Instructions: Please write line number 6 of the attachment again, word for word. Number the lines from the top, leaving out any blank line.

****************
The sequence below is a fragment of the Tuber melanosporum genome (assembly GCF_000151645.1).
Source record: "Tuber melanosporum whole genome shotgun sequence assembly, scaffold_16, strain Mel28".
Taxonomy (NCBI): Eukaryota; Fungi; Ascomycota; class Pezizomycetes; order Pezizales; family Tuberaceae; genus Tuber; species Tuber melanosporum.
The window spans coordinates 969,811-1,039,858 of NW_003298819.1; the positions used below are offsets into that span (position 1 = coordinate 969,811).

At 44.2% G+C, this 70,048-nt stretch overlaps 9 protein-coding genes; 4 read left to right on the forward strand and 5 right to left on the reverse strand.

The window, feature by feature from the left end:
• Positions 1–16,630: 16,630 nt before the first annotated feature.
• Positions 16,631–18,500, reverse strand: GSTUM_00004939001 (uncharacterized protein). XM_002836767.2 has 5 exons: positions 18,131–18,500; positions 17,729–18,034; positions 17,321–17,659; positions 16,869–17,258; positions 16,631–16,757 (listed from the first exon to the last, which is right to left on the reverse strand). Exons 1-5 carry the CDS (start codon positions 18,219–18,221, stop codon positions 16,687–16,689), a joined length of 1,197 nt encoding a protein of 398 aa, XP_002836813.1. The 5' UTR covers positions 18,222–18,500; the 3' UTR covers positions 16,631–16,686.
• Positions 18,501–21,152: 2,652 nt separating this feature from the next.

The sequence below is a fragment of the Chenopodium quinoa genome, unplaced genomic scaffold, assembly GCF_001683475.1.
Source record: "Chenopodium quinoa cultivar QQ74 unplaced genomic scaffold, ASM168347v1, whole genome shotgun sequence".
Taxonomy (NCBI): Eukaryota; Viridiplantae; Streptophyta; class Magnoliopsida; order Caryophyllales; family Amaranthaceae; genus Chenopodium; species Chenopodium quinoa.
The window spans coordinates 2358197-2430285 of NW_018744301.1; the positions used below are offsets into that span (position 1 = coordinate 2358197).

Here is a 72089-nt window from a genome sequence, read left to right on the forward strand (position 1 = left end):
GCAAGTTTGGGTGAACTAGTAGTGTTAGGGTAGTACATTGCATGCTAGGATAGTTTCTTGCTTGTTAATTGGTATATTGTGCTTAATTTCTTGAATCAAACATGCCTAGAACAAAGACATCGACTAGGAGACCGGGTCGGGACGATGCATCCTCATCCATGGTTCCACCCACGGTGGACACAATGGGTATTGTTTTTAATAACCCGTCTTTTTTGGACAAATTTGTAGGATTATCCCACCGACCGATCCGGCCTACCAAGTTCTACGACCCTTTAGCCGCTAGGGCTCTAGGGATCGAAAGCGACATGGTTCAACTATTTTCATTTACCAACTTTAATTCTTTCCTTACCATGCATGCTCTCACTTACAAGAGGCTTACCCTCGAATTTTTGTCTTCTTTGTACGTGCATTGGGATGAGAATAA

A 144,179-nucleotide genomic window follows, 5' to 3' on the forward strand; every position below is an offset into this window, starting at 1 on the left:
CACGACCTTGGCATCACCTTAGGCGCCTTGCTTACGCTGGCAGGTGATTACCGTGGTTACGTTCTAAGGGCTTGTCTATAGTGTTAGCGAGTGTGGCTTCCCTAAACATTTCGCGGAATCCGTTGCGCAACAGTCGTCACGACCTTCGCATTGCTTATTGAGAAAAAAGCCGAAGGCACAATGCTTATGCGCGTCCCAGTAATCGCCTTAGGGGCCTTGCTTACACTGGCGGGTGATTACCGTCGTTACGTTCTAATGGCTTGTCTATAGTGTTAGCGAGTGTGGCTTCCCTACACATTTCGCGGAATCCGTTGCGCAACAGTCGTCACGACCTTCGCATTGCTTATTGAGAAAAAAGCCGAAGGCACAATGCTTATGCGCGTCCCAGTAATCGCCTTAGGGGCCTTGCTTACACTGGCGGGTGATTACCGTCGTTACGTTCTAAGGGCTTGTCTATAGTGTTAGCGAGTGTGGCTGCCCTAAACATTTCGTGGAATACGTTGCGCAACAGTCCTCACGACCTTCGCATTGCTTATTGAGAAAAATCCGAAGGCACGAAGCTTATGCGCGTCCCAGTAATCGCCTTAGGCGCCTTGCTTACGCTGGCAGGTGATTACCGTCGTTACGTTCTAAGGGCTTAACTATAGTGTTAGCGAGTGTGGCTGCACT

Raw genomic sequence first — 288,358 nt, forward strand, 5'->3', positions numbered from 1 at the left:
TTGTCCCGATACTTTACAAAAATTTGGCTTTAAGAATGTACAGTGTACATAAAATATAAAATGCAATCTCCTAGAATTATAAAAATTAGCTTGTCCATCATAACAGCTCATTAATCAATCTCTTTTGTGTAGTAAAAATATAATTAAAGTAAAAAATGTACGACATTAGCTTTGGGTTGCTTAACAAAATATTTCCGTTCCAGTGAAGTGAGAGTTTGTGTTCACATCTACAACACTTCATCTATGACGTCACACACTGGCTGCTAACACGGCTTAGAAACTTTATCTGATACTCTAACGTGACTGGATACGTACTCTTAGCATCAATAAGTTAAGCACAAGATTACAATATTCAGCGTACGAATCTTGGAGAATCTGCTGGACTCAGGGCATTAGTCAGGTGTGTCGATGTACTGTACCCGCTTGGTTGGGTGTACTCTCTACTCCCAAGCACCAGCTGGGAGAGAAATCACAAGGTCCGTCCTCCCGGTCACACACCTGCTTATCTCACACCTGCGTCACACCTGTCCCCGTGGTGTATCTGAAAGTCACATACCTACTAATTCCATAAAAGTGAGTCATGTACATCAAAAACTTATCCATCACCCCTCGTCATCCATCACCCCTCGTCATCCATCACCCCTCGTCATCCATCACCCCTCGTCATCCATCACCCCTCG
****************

The window, feature by feature from the left end: